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Open Heart Surgery/CABG/Coronary Artery Bypass Graft

Open heart surgery is any surgery in which the chest is opened and surgery is performed on the heart muscle, valves, arteries or other heart structures. The term "open" refers to the chest, not the heart itself. The heart may or may not be opened, depending on the type of surgery.

Heart bypass surgery creates a new route, called a bypass, for blood and oxygen to reach the heart. It is done to fix problems caused by coronary artery disease, in which the arteries that lead to the heart are partly or totally blocked. A heart-lung machine is usually used during the surgery to provide oxygen-rich blood to the brain and other vital organs.

The definition of open-heart surgery has become confusing because of new procedures being performed on the heart through smaller incisions. Some new surgical procedures are done with the heart still beating.

The procedure involves general anesthesia so that the patient is unconscious and unable to feel pain.

The surgeon makes a 10-inch incision in the middle of the chest. The breastbone is then separated to create an opening that allows the surgeon to see the heart and aorta.

Most people who have coronary bypass surgery are connected to a heart-lung bypass machine, or bypass pump. This machine does the work of the heart while the heart is stopped for the surgery. The machine adds oxygen to the blood and circulates blood through the body.

A newer method does not use the heart-lung bypass machine. The bypass is created while the heart is still beating. This is called off-pump coronary artery bypass, or OPCAB. This method may be used for patients who could have problems caused by being on the heart-lung machine.

During this surgery, the surgeon takes a vein or artery from another part of the body and uses it to create a detour (or graft) around the blocked area in the artery.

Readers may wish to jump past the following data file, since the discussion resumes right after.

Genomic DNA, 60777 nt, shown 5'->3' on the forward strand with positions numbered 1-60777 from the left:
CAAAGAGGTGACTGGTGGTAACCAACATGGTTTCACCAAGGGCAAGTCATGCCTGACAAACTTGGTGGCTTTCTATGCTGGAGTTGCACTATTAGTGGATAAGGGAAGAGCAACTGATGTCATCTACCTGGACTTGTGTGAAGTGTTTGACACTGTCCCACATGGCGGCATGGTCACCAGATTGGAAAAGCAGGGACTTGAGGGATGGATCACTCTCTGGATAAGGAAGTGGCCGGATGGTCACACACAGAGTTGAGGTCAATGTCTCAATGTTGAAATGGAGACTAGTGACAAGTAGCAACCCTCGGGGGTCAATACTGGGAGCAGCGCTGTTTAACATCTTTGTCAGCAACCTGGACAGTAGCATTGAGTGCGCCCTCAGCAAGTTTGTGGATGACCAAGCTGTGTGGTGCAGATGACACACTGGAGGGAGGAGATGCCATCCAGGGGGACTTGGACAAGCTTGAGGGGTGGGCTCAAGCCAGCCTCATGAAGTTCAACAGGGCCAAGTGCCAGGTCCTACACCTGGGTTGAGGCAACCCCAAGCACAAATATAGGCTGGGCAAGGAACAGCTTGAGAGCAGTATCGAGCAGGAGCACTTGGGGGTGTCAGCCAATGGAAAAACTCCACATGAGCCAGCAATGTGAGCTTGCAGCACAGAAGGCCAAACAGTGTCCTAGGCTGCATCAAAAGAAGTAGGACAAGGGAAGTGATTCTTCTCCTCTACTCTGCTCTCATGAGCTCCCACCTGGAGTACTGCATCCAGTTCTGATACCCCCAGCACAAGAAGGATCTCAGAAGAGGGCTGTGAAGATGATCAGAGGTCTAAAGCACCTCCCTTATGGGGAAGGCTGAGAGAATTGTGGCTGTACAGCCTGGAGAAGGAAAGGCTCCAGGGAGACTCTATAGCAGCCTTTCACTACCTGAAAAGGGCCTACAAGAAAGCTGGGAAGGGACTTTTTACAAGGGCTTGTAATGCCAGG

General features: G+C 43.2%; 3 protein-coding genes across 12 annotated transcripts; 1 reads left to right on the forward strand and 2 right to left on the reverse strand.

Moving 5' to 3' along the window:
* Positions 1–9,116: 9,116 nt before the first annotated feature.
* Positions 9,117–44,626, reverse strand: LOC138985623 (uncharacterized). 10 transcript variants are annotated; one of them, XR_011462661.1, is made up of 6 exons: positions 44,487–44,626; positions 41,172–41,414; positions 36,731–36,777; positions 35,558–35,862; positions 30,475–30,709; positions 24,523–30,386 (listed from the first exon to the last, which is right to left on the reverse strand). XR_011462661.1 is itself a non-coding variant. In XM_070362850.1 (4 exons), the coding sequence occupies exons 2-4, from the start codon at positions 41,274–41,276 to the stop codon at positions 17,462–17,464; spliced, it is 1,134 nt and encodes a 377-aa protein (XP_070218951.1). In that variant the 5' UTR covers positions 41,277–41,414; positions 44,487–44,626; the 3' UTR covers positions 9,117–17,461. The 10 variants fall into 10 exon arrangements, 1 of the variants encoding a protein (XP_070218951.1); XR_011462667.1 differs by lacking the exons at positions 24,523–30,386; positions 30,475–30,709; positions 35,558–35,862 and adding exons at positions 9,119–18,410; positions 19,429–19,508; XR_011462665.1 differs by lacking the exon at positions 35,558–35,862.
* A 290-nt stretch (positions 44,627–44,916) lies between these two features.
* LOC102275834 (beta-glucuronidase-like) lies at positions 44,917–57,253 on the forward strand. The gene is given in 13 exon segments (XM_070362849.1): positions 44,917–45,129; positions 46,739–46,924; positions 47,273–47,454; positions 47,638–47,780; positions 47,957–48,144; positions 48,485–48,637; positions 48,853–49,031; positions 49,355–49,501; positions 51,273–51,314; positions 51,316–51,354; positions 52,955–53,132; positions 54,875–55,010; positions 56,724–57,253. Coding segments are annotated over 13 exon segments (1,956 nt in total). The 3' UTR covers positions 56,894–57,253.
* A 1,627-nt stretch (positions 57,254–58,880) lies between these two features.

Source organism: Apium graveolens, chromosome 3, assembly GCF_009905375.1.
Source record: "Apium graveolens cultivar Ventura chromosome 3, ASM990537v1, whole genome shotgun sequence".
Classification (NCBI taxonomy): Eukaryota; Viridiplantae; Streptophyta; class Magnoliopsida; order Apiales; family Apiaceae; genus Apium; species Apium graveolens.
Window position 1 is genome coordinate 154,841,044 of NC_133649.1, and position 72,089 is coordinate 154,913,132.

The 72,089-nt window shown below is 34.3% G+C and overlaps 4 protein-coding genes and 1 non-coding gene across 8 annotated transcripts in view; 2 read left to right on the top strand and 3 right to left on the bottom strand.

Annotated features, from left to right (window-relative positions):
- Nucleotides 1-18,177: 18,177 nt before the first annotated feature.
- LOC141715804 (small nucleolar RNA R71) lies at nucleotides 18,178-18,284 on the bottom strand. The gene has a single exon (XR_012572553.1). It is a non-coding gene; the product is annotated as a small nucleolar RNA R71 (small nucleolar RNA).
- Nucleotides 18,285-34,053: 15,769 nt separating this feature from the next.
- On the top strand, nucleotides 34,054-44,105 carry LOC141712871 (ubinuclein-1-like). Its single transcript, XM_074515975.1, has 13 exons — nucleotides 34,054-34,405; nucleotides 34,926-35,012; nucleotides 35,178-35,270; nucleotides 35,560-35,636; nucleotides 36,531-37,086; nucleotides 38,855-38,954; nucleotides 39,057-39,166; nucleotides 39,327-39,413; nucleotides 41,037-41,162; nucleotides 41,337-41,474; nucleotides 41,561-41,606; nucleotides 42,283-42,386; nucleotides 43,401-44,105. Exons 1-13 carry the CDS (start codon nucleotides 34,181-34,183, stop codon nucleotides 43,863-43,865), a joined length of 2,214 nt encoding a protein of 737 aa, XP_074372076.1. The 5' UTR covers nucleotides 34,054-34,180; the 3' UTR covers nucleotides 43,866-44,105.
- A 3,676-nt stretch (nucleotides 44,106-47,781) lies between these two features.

After the graft has been created, the breastbone will be reconnected with wire, and the incision will be sewn closed. The wire will remain inside the patient.

Risks include:

  • Blood clots in the legs that may travel to the lungs
  • Breathing problems
  • Infection in the lungs, urinary tract and chest
  • Blood loss
  • Heart attack or stroke
  • Sternal (chest) wound infection, which is more likely to occur in people who are obese, have diabetes, or have already had this surgery
  • Post-pericardiotomy syndrome, which is a low-grade fever and chest pain. It could last up to six months
  • Some people report memory loss and loss of mental clarity, or "fuzzy thinking"
  • Heart rhythm problems

After the operation, the patient will spend five to seven days in the hospital. The first few hours will be in an intensive care unit (ICU). It takes four to six weeks to start feeling better after surgery.

Texas Health is committed to providing quality care to heart and vascular patients throughout North Texas and beyond. While various technologies and services are discussed here, not all of our hospitals offer every treatment and diagnostic technology highlighted. Call 1-877-THR-WELL to learn more about heart and vascular services at a Texas Health hospital near you.